Liquefied natural gas (LNG) is how Canada can fetch higher prices for a relatively climate-friendly commodity, and on March 22 the British Columbia government gave the industry a major boost.
The BC government dealt some big cards to the LNG sector on March 22 that made LNG Canada’s hand look stronger than ever.
The new “framework” announced by Premier John Horgan was quickly hailed by LNG proponents, and business in general, for removing important barriers to LNG development.
BC Premier John Horgan announces updated framework. Province of British Columbia photo via Flickr.
The minority NDP government in BC surprised many with its easing of tax burdens, especially in the face of strident opposition from the NDP’s partner in the legislature, Andrew Weaver’s Green Party.
The bombshell new deal brought LNG Canada a big step closer to a Final Investment Decision (FID) on the $40-billion project at Kitimat.
The hope is that a positive FID, in late summer or early fall, could mean construction starting late this year. It would last five years, with the first production coming in 2024.
That would fit neatly into the outlook recently forecast by Royal Dutch Shell, of booming global demand and a supply gap beginning in the mid-2020s.
But one more big Canadian card is needed, this one from the federal dealer: That federal card is a decision from Ottawa on whether hefty new duties on imported steel products from Asia will or will not apply to the massive, pre-fabricated steel modules that would be assembled in BC to build LNG Canada’s giant export terminal.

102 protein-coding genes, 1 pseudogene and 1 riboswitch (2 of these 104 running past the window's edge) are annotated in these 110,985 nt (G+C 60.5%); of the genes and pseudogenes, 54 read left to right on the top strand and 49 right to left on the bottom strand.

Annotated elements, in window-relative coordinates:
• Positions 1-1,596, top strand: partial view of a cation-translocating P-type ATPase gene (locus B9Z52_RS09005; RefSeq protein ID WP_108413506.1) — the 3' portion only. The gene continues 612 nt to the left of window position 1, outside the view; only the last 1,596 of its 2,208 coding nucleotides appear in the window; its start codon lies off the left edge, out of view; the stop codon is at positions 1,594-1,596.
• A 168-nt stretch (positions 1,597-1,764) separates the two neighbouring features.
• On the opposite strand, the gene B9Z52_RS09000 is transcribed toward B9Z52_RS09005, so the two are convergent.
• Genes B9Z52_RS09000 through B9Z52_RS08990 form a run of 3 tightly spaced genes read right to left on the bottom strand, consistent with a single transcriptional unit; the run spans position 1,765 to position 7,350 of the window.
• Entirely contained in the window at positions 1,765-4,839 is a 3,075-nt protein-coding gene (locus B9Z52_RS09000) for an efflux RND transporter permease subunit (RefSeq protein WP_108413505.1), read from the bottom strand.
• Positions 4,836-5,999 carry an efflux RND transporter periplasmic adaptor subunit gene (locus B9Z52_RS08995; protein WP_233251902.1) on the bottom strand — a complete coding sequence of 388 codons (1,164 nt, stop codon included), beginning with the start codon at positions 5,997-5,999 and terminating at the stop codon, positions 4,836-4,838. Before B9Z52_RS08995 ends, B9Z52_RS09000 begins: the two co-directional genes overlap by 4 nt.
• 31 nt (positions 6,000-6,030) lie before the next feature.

No steel plant in Canada can build such modules (hugely complicated structures of up to 20,000 tonnes) and get them to Kitimat on time to start construction as proposed.
LNG Canada has told Ottawa that it needs an answer in May. If it gets a favourable one, then the partners in the project (Shell, 50%; PetroChina, 20%; South Korea’s KOGAS, 15%; and Japan’s Mitsubishi Corporation, 15%) could make their FID in the fall.
A go-ahead would mean jobs for 15,000-20,000 people over a five-year construction period, for upstream development, a natural-gas pipeline to serve the LNG Canada plant, the plant itself, and the associated port.
As well, it would mean an estimated $22 billion in direct government revenue over the next 40 years.
Premier Horgan made it clear that the level playing field he has created for LNG applies to all potential LNG developers.
And there are more in the wings.
BC legislature columnists Vaughn Palmer, left and Les Leyne at March 22, 2018 news conference where new LNG structure was announced. Province of British Columbia photo via Flickr.